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1Q84 - Jay Rubin, Philip Gabriel, Haruki Murakami This book was so long and so strange that I’m not even sure where to start telling you what it was about, but I’ll do my best. The story involves two main characters and we alternate between their view points. Aomame is an assassin and Tengo is a writer. As the story progresses, they get pulled closer and closer together by events that initially seemed unrelated but which turn out to have a deep connection. The book involves questions of destiny and pre-determination, parallel worlds and some surprising magical elements.

Like my summary above, the synopsis I read before starting 1Q84 told me what the story was about but gave me no idea what the story was going to be like. I think the best genres labels to describe the book are “literary” and “magical realism”. The writing reminded me of both Ray Bradbury and Stephen King. Like Ray Bradbuy, Murakami shares strange and incredible things as though they’re normal. He also matches Bradbury’s ability to craft sentences so beautiful I just want to read them out loud. Like King, I felt a build up of a suspense through the many mundane details, a certainty that something wasn’t quite right below the surface. Since I like both King and Bradbury, I consider this high praise and well deserved. The writing was superb.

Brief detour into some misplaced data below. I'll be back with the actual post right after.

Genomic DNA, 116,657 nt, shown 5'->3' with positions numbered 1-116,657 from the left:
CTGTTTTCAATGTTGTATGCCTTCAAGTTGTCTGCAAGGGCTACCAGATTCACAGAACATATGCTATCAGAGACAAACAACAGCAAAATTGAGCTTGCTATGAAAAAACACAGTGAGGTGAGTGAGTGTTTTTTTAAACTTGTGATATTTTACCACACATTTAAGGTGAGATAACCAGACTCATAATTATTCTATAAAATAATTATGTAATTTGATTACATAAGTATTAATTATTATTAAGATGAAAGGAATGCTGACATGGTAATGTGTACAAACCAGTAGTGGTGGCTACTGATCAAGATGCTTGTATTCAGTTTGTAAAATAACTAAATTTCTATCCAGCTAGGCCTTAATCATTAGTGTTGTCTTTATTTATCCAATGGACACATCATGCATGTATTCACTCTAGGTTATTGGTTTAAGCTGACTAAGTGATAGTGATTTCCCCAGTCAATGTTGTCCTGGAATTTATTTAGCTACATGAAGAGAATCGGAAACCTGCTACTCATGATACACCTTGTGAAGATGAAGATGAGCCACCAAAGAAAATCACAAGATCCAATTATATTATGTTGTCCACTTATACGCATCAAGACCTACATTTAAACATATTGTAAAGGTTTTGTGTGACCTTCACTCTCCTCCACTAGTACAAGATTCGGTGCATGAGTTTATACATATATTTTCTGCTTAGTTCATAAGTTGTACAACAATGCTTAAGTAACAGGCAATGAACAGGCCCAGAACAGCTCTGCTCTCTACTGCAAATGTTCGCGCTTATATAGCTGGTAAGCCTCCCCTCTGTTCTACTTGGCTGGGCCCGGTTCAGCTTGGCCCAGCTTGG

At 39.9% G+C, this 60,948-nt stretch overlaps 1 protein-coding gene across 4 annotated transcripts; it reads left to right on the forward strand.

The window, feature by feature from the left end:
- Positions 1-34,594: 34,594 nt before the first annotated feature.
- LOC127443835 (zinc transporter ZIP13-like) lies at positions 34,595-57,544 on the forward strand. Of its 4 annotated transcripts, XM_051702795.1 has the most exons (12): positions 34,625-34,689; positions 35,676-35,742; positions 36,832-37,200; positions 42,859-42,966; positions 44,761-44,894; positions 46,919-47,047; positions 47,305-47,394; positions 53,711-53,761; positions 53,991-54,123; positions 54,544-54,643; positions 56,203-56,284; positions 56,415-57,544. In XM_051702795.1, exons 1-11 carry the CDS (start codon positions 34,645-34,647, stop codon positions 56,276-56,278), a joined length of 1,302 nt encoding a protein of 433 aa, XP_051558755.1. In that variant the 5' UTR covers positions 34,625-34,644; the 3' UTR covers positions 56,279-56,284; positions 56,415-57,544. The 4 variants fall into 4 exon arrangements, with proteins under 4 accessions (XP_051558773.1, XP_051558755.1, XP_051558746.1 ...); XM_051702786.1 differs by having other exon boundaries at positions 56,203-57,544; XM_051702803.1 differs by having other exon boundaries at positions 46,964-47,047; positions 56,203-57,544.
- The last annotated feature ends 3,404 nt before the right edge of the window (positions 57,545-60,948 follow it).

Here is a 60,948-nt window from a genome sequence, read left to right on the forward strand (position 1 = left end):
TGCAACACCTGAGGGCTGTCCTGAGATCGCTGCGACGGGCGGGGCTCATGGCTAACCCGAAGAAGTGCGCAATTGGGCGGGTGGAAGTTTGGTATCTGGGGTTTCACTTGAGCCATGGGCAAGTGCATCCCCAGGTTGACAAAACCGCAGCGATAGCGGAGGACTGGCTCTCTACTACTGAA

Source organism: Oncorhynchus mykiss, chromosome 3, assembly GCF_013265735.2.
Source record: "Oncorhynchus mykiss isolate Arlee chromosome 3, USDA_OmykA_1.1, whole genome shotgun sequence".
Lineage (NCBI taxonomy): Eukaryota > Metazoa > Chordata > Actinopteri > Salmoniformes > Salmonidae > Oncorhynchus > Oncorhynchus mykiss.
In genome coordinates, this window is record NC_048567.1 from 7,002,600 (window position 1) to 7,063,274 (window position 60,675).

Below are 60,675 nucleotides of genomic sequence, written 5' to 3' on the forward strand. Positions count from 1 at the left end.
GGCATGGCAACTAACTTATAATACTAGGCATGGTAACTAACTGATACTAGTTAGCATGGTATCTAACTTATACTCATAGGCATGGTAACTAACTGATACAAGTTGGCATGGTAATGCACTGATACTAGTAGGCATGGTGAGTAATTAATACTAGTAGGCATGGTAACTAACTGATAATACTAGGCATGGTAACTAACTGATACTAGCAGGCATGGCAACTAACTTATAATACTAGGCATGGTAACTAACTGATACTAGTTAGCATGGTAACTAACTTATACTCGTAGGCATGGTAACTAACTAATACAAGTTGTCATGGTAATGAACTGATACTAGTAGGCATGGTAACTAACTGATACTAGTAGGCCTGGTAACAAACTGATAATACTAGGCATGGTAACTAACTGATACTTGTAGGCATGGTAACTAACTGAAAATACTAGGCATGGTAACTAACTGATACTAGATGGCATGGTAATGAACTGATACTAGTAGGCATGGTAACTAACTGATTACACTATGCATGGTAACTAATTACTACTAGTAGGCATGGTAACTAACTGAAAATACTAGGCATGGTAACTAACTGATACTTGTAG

Although I can’t disagree with those who say 1Q84 was longer than it needed to be, I think I liked that about it. I loved the quotes from other stories that seem like the author’s way of telling you something about his story. I loved the beautiful descriptions of people and places and feelings, the incredibly apt analogies. I loved the way everything was interconnected. I loved the way hearing the most intimate thoughts and dreams and memories of the characters gives you a much deeper connection than you can usually get with fictional characters. And I loved that all the characters were so unique. What prevented this from being a five star review for me was the abruptness of the ending. There’s a lot of build up to one particular event, which passed by too quickly and left me with the feeling that this already-long novel still needed a sequel. I have, however, read several reviews that suggest this is not one of Murakami’s best works, so I’ll definitely be looking to read more by this author.

This review first published on Doing Dewey.